Author Topic: Vesemes and Universal Speech  (Read 147 times)

Offline mojobadshah

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Vesemes and Universal Speech
« on: February 09, 2020, 03:11:18 PM »
I took a little time to investigate into loglans and vesemes and the potential of a language and writing system that uses symbols that are impersonal in nature and which through simulated hypothesis would most likely turn out to be the universal language of choice for the empiricist, scientist, or mathematician.  I linked to attachments a rough sketch based on a few theories, vesemes, number systems, universal geometrics, and vocal apparatus muscle movements my best assimilation so far.  I would like to hear comments, suggestions, and corrections in terms of accuracy whether these schemes match up. Candid responses will be more than appreciated.

Offline Daniel

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Re: Vesemes and Universal Speech
« Reply #1 on: February 09, 2020, 03:52:57 PM »
The idea of finding a "universal language" for science was a popular idea several centuries ago, but has now been pretty much abandoned because it just doesn't seem realistic. It's not that you can't come up with a useful system, but that no single system will cover all uses. There are many ways to categorize the world/universe, not just one right answer. On the other hand, it seems crucial that humans actually use language to impose their own perspective on categorization, etc., rather than following some abstract logic.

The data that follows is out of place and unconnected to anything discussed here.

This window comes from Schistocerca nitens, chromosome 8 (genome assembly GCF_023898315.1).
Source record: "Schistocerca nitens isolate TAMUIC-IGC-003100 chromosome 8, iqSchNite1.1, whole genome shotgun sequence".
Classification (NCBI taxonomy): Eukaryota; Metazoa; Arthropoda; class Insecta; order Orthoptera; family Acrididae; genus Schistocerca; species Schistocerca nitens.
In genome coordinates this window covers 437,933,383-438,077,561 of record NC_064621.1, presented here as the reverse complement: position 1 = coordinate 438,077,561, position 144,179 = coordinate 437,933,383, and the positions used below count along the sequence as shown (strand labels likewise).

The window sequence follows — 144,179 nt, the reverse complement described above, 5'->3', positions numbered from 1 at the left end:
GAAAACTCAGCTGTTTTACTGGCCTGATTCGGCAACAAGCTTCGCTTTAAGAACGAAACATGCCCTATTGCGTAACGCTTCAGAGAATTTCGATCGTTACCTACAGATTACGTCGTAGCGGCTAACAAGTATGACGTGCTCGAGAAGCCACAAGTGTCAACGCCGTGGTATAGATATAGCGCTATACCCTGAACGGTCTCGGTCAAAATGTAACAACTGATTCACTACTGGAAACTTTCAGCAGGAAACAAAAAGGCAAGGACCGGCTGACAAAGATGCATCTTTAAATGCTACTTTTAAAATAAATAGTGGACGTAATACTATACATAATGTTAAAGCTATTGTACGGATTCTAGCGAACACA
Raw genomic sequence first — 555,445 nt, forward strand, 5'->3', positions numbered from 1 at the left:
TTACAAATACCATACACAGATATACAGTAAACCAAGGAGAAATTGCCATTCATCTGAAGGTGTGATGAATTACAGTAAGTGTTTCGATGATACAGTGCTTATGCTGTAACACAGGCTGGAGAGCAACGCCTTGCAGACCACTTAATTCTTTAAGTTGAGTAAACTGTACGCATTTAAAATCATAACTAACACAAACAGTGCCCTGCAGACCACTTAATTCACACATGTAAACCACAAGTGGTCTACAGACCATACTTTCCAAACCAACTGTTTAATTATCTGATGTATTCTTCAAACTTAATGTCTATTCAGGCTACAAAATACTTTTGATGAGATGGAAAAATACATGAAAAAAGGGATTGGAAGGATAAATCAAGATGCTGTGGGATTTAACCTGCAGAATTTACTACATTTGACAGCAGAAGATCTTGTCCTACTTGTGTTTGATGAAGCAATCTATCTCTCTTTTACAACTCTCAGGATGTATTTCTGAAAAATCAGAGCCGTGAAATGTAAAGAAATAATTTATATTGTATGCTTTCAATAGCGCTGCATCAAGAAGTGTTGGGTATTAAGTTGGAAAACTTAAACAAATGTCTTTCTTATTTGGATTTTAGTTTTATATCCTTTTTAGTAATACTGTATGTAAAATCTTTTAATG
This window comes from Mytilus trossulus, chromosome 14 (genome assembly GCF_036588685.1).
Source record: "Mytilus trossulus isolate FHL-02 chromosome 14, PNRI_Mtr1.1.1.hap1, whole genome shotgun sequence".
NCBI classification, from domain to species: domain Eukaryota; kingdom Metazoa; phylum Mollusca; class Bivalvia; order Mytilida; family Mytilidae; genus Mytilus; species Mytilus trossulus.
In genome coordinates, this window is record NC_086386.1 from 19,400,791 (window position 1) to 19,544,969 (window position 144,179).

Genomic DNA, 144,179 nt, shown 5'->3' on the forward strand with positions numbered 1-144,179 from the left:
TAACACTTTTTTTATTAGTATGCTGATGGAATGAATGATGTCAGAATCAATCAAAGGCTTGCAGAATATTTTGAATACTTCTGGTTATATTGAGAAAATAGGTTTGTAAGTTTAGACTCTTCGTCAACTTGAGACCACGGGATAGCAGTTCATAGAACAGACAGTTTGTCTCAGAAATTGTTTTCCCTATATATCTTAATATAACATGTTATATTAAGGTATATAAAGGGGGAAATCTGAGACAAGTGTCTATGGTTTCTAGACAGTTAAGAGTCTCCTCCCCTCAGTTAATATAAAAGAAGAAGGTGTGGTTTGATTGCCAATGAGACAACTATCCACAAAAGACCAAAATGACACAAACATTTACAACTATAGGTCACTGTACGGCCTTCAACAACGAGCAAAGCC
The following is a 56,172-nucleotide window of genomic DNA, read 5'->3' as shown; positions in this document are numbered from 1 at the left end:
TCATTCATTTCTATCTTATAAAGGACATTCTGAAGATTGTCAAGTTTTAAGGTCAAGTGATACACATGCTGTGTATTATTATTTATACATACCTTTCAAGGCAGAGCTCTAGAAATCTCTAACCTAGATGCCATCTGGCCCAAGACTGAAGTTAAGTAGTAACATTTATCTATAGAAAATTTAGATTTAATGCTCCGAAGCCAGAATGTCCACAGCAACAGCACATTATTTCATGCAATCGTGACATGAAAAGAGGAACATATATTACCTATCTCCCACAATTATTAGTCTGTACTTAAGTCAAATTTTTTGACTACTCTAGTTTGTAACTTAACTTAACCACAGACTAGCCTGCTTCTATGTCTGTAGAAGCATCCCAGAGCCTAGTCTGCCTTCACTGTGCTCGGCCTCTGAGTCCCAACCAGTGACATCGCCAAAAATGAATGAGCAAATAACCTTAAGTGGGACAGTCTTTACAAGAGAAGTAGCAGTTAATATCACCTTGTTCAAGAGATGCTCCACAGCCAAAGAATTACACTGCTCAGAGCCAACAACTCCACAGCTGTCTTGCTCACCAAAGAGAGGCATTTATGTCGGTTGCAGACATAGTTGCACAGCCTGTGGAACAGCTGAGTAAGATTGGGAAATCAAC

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Offline panini

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Re: Vesemes and Universal Speech
« Reply #2 on: February 10, 2020, 09:03:37 AM »
Your drawings have some similarity to Korean Hangul. The first thing that you should elaborate on is how you would notate a specific word in some language, for example "Hello". Then be prepared to explain how you distinguish "sit", "seat", "set", "sate", "sat", "sought". Subsequent questions would be about how you notate Hindi consonants like [bʰ, gʰ, ʈ, ʈʰ] or Arabic consonants like [ħ, ʕ, χ, γ]. An even more advanced question would be how you notate the difference between [ʕ] as pronounced in Moroccan Arabic, in Palestinian Arabic, and in Somali. The last question (at least that comes to mind at the moment] is, how does this system compare to the International Phonetic Alphabet?